Action Against Hunger Earns Top Charity Navigator Rating for 14th Consecutive Year

A Trusted First Responder in Times of Crisis, the Global Hunger Nonprofit Taps Health Experts on Frontlines to Address COVID-19

Action Against Hunger, a global humanitarian and development organization that serves over 21 million people in 47 countries,  today announced its 14th consecutive 4-star rating from Charity Navigator, America's largest independent charity evaluator. This is the highest level of recognition, reflecting Action Against Hunger's sound fiscal management and commitment to accountability and transparency.

"As donors consider nonprofits that are on the frontlines of the fight against COVID-19, trust is paramount. Action Against Hunger's long-standing 4-star Charity Navigator rating is a testament to the organization's exceptional financial health and governance practices,” said Michael Thatcher, President and CEO of Charity Navigator. Action Against Hunger is also on Charity Navigator’s list of top nonprofits responding to COVID-19.

“Our donors place their trust in us, and we're proud to show that this trust is validated by such an important third-party institution,” said Dr. Charles Owubah, CEO, Action Against Hunger. “The people we serve need our support now more than ever since malnutrition and COVID-19 could prove a deadly combination.”

As COVID-19 spreads in developing countries with weak and overstretched health systems, Action Against Hunger is filling critical gaps in services. The organization is scaling up its health programs to prevent COVID-19, while continuing its lifesaving work treating children who face deadly hunger and working with communities to prevent hunger in the future.  According to the United Nations, the number of people globally suffering from acute food shortages could nearly double, from 135 million to 265 million, in the next year due to COVID-19 and its economic impacts.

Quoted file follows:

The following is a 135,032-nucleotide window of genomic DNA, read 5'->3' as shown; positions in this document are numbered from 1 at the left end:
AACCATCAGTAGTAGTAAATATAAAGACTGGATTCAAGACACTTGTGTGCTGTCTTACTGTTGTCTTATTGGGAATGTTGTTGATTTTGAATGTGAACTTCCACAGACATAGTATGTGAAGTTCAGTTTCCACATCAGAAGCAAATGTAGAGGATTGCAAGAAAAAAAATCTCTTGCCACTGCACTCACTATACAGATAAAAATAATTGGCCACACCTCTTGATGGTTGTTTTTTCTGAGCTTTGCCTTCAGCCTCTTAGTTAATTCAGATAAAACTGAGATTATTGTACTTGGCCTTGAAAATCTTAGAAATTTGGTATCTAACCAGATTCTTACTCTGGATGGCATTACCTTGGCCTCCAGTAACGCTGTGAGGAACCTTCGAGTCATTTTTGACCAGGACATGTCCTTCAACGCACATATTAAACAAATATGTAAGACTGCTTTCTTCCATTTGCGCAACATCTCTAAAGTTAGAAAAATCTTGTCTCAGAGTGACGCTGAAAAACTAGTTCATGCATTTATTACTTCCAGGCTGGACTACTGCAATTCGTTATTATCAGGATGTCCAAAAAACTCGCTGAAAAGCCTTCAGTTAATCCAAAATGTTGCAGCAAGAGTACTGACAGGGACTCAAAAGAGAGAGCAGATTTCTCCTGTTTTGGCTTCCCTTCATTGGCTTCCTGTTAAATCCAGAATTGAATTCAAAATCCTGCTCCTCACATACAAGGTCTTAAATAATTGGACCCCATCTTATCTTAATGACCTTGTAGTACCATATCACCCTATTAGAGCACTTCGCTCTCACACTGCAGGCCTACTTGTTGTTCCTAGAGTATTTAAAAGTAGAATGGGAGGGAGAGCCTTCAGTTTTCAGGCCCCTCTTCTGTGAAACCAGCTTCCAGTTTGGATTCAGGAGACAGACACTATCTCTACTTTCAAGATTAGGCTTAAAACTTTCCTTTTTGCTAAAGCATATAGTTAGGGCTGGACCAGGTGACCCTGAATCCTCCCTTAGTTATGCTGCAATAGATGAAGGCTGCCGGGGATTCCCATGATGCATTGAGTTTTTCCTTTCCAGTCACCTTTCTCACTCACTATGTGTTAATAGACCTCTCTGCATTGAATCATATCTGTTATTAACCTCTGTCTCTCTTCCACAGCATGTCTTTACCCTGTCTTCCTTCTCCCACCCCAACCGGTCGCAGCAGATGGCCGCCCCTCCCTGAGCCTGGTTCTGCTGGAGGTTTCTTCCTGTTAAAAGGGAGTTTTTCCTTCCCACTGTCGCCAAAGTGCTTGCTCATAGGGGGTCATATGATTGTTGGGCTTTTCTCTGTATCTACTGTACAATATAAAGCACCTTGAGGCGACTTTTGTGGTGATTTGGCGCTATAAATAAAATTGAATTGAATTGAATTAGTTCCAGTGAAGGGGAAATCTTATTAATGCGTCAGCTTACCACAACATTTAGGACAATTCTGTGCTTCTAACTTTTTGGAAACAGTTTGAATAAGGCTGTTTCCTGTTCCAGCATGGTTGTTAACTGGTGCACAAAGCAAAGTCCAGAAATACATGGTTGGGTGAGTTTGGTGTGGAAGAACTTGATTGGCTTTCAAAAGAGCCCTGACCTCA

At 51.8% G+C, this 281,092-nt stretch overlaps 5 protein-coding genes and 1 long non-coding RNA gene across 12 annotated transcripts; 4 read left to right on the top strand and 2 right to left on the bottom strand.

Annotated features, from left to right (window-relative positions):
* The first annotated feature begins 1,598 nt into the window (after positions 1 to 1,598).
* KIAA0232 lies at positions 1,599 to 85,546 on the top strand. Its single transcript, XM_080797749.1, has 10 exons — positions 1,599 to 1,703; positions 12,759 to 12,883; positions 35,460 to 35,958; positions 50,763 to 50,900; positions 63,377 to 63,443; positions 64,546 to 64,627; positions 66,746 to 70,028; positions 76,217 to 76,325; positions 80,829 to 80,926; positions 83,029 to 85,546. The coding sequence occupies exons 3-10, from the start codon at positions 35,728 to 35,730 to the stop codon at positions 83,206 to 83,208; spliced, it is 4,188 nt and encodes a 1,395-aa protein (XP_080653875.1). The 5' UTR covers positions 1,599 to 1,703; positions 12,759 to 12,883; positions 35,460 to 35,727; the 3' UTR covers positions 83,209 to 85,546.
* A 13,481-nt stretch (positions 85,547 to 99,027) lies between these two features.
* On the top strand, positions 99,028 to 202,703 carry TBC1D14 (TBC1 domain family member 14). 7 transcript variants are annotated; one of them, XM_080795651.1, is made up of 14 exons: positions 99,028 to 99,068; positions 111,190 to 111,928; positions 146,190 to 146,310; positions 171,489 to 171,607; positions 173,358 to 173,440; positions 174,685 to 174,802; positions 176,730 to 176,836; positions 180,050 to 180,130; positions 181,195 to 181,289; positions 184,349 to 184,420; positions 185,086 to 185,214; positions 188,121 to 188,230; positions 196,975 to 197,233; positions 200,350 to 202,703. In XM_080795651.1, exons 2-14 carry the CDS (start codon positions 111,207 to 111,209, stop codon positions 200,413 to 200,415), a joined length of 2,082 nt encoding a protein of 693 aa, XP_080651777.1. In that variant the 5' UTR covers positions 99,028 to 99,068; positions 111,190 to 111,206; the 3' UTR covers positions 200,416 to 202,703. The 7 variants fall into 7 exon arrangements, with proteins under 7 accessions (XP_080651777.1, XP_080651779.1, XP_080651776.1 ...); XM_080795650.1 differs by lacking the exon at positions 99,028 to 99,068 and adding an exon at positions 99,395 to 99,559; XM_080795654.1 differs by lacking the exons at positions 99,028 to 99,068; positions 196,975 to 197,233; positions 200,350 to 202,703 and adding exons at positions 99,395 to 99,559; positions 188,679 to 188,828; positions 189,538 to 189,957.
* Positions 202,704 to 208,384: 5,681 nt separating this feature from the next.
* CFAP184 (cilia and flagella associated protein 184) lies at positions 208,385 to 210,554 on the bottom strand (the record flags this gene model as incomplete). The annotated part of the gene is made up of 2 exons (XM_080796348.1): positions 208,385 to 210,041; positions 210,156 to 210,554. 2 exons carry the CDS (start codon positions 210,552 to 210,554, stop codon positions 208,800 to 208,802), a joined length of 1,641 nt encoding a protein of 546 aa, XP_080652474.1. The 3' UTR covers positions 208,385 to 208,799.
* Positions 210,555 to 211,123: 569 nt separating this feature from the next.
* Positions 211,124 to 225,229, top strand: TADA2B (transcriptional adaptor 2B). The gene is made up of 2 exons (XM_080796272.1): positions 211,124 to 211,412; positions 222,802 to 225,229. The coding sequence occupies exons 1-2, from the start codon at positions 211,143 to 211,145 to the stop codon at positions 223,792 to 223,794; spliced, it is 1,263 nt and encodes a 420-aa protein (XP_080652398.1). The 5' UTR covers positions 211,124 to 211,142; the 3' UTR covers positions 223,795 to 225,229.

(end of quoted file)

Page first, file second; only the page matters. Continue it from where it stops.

“While other organizations are recalling humanitarian staff during this time of crisis, Action Against Hunger is holding steadfast. We are deeply entrenched in the communities we serve, working alongside government and local partners,” said Dr. Owubah.

In Haiti, for example, Action Against Hunger is applying knowledge from its cholera eradication efforts to encourage hygiene and handwashing. In Somalia, Action Against Hunger is expanding its healthcare services to manage COVID-19 cases. In Cameroon, the organization is training teams of contact-tracers to prevent the spread of disease.

“We are in the business of saving lives and we know that — whenever possible — prevention is better than treatment,” Dr. Owubah said. “Even as we deal with the urgent threat of COVID-19 to both our frontline staff and the communities we serve, in the longer term, with food prices rising and supply chains breaking, hunger may take a greater toll on families who are already struggling to eke out a living.”

Action Against Hunger is the world’s hunger specialist and leader in a global movement that aims to end life-threatening hunger for good within our lifetimes. For more than 40 years, the humanitarian and development organization has been on the front lines, treating and preventing hunger across nearly 50 countries. It served more than 21 million people in 2018 alone.